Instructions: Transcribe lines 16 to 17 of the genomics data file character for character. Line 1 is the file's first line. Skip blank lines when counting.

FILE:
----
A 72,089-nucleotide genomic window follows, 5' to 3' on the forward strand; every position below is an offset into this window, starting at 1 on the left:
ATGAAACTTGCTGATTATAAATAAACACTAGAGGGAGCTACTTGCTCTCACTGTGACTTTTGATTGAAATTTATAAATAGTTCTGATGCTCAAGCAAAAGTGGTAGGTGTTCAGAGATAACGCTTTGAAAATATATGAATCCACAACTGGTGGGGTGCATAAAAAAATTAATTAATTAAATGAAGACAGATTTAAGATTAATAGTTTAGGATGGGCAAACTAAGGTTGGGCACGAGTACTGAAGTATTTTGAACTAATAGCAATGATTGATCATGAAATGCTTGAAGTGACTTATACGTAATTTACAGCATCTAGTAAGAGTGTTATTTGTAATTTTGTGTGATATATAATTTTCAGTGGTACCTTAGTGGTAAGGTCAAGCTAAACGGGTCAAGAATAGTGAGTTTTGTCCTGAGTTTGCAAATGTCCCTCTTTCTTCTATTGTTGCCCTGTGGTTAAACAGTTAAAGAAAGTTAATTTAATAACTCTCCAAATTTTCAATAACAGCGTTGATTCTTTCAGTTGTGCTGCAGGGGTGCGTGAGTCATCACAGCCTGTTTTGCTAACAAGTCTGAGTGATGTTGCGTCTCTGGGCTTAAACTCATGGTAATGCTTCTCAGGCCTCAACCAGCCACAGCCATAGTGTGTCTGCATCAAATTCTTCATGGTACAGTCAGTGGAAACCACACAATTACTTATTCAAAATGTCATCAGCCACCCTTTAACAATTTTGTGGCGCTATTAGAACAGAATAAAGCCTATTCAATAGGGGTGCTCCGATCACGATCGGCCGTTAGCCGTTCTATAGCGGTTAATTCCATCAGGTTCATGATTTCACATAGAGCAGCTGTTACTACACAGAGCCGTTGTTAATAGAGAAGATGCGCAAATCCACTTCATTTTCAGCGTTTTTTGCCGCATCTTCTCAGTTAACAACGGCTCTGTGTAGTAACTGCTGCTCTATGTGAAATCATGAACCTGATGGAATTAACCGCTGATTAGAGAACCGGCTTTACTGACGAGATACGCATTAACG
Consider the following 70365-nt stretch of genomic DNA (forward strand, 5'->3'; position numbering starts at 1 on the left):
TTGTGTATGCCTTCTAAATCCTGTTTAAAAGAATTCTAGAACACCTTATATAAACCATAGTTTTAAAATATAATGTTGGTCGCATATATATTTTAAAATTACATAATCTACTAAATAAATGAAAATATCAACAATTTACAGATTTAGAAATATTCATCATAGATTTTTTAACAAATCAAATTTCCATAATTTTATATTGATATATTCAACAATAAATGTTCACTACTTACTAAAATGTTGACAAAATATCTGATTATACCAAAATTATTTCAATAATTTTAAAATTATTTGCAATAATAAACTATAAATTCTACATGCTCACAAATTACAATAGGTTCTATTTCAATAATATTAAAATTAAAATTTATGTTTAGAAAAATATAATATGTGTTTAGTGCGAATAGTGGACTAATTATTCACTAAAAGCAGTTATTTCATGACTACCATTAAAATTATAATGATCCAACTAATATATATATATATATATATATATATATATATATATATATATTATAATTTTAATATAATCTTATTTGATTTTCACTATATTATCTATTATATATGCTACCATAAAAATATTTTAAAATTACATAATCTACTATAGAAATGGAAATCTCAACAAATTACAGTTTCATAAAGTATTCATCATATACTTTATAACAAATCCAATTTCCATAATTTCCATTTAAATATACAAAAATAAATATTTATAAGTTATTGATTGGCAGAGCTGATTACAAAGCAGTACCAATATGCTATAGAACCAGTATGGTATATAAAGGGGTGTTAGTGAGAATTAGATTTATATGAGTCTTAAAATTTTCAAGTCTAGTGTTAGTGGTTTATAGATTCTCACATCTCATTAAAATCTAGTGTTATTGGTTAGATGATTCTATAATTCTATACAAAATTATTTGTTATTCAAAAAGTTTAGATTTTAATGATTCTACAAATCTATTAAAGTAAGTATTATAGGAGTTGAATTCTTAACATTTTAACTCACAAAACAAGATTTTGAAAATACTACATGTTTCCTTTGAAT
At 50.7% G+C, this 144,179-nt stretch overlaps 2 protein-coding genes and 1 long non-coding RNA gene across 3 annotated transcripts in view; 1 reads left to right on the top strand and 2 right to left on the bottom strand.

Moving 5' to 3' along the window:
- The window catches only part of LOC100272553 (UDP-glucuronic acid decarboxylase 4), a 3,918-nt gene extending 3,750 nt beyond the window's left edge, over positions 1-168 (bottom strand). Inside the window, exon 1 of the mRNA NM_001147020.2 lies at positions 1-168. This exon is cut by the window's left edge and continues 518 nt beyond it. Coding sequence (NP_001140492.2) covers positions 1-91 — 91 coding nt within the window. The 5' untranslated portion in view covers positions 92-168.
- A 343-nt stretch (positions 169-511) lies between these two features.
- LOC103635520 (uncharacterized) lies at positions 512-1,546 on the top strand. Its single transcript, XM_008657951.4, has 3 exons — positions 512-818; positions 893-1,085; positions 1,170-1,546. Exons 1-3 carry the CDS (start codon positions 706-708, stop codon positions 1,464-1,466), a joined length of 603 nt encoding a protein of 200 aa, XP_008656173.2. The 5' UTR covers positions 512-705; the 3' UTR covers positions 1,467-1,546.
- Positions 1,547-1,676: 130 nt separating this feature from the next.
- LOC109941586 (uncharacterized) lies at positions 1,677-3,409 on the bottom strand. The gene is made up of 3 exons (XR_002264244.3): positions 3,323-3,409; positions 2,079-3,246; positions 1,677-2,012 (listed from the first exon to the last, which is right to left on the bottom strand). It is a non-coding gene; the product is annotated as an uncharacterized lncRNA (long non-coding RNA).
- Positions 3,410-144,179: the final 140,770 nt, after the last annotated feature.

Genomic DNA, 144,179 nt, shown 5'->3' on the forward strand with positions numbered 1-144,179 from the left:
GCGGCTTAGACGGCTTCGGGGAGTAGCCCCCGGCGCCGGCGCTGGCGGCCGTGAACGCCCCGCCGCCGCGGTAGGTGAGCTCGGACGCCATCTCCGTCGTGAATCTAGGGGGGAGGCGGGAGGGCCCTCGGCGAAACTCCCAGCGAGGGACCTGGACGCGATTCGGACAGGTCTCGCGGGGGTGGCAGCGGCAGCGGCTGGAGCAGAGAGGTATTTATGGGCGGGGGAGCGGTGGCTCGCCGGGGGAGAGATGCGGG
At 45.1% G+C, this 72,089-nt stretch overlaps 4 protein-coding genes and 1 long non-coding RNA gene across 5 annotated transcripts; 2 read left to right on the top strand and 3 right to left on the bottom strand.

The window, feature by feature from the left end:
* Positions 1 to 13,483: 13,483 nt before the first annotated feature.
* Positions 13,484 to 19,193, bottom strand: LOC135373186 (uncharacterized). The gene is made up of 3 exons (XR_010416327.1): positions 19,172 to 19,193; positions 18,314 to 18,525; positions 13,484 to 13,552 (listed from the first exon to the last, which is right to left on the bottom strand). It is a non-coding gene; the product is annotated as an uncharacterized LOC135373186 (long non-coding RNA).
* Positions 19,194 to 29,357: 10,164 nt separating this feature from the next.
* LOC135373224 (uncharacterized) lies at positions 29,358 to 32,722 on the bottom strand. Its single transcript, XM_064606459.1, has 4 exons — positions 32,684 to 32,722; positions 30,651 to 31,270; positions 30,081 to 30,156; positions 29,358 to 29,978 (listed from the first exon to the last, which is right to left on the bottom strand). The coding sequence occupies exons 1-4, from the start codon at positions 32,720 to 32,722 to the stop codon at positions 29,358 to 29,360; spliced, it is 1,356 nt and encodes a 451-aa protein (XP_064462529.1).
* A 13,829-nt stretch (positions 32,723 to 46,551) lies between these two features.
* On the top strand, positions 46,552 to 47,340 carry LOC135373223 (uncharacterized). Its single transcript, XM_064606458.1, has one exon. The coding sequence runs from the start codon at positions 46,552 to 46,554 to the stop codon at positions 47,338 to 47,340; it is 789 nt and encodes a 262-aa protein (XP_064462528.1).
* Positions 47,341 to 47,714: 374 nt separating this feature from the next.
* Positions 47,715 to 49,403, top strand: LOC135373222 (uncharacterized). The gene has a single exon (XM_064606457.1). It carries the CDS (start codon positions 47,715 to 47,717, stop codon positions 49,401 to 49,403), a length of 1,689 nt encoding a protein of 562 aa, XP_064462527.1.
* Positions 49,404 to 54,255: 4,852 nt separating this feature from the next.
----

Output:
The window, feature by feature from the left end:
* Positions 1 to 13,483: 13,483 nt before the first annotated feature.